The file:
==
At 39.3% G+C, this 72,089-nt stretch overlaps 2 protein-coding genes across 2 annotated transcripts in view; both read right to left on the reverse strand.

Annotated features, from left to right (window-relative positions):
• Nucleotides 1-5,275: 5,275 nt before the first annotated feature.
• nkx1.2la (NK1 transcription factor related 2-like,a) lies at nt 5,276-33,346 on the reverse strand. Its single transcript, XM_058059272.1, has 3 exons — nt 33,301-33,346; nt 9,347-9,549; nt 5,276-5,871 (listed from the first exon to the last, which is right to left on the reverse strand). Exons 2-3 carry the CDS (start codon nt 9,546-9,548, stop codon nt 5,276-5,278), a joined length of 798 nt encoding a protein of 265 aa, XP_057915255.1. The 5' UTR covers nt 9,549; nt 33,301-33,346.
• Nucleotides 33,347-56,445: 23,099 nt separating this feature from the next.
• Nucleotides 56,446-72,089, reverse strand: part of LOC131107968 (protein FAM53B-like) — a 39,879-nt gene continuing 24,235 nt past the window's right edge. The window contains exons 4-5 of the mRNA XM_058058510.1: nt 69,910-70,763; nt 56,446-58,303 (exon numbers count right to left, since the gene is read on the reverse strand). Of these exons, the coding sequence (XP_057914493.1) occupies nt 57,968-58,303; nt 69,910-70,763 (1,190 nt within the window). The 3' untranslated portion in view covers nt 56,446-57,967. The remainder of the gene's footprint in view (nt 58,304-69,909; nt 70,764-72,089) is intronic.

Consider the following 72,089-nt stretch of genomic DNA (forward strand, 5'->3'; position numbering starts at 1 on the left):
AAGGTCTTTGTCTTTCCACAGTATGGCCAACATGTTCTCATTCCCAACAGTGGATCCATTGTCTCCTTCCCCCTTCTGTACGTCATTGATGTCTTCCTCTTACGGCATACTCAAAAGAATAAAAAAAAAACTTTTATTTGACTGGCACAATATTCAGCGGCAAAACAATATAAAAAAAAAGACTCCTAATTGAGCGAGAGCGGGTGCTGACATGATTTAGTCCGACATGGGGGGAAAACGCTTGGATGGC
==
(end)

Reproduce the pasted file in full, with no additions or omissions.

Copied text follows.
At 39.3% G+C, this 72,089-nt stretch overlaps 2 protein-coding genes across 2 annotated transcripts in view; both read right to left on the reverse strand.

Annotated features, from left to right (window-relative positions):
• Nucleotides 1-5,275: 5,275 nt before the first annotated feature.
• nkx1.2la (NK1 transcription factor related 2-like,a) lies at nt 5,276-33,346 on the reverse strand. Its single transcript, XM_058059272.1, has 3 exons — nt 33,301-33,346; nt 9,347-9,549; nt 5,276-5,871 (listed from the first exon to the last, which is right to left on the reverse strand). Exons 2-3 carry the CDS (start codon nt 9,546-9,548, stop codon nt 5,276-5,278), a joined length of 798 nt encoding a protein of 265 aa, XP_057915255.1. The 5' UTR covers nt 9,549; nt 33,301-33,346.
• Nucleotides 33,347-56,445: 23,099 nt separating this feature from the next.
• Nucleotides 56,446-72,089, reverse strand: part of LOC131107968 (protein FAM53B-like) — a 39,879-nt gene continuing 24,235 nt past the window's right edge. The window contains exons 4-5 of the mRNA XM_058058510.1: nt 69,910-70,763; nt 56,446-58,303 (exon numbers count right to left, since the gene is read on the reverse strand). Of these exons, the coding sequence (XP_057914493.1) occupies nt 57,968-58,303; nt 69,910-70,763 (1,190 nt within the window). The 3' untranslated portion in view covers nt 56,446-57,967. The remainder of the gene's footprint in view (nt 58,304-69,909; nt 70,764-72,089) is intronic.

Consider the following 72,089-nt stretch of genomic DNA (forward strand, 5'->3'; position numbering starts at 1 on the left):
AAGGTCTTTGTCTTTCCACAGTATGGCCAACATGTTCTCATTCCCAACAGTGGATCCATTGTCTCCTTCCCCCTTCTGTACGTCATTGATGTCTTCCTCTTACGGCATACTCAAAAGAATAAAAAAAAAACTTTTATTTGACTGGCACAATATTCAGCGGCAAAACAATATAAAAAAAAAGACTCCTAATTGAGCGAGAGCGGGTGCTGACATGATTTAGTCCGACATGGGGGGAAAACGCTTGGATGGC